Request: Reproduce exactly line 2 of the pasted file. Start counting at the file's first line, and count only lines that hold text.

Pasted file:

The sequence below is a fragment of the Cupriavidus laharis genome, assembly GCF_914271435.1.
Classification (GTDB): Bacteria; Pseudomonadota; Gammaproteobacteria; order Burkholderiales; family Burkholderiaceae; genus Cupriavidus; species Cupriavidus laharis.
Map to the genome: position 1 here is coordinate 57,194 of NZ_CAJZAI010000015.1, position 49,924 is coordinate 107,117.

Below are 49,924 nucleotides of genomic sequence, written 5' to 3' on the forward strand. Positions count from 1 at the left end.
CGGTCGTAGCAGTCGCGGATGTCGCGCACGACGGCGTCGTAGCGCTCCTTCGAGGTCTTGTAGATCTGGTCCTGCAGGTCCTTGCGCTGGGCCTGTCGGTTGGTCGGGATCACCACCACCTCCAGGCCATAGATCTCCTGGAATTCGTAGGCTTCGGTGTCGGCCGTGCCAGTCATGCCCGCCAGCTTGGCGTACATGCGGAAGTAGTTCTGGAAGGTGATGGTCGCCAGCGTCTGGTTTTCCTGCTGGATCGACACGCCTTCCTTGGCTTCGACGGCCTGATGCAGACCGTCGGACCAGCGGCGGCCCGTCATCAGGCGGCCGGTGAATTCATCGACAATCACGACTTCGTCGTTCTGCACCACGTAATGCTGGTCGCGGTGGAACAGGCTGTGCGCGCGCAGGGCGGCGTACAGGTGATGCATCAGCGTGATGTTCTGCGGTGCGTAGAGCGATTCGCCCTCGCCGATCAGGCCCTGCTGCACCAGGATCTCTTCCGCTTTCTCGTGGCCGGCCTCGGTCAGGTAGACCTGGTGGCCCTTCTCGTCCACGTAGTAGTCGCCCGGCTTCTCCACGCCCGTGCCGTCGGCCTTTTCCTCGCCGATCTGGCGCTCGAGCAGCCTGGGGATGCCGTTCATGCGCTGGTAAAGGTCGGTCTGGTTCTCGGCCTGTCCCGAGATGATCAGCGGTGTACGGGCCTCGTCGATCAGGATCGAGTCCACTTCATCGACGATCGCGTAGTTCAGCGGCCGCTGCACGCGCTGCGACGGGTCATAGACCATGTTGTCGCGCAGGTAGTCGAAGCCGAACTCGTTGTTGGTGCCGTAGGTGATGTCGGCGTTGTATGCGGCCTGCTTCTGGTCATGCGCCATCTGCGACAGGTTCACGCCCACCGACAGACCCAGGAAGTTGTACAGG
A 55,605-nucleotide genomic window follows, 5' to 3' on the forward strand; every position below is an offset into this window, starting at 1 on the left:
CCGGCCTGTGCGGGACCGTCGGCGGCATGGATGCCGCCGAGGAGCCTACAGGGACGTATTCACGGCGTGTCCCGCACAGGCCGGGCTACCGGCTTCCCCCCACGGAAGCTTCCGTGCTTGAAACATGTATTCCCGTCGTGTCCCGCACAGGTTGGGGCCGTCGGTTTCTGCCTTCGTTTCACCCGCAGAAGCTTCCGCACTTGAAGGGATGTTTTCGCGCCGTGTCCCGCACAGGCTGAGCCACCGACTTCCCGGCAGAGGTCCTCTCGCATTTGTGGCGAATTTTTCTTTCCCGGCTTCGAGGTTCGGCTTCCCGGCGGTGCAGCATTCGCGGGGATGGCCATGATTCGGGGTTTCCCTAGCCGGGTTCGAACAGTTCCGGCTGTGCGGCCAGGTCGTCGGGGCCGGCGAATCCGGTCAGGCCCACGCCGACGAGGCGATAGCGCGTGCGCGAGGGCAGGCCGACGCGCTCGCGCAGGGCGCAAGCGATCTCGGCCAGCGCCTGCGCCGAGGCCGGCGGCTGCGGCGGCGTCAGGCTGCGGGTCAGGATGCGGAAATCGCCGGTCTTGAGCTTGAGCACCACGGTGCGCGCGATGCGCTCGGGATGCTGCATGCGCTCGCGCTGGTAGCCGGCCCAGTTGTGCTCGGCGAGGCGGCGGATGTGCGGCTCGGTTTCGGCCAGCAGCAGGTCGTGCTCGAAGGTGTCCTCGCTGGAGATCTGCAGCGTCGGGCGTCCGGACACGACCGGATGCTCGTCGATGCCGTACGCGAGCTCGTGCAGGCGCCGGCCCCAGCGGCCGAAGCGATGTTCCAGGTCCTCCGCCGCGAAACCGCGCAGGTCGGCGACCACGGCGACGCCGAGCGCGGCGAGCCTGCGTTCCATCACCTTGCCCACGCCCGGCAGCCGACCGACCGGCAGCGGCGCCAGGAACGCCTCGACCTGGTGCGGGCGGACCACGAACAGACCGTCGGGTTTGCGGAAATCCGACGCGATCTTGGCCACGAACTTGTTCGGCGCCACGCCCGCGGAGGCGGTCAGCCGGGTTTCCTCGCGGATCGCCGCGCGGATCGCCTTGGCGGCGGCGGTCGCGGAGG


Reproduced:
Classification (GTDB): Bacteria; Pseudomonadota; Gammaproteobacteria; order Burkholderiales; family Burkholderiaceae; genus Cupriavidus; species Cupriavidus laharis.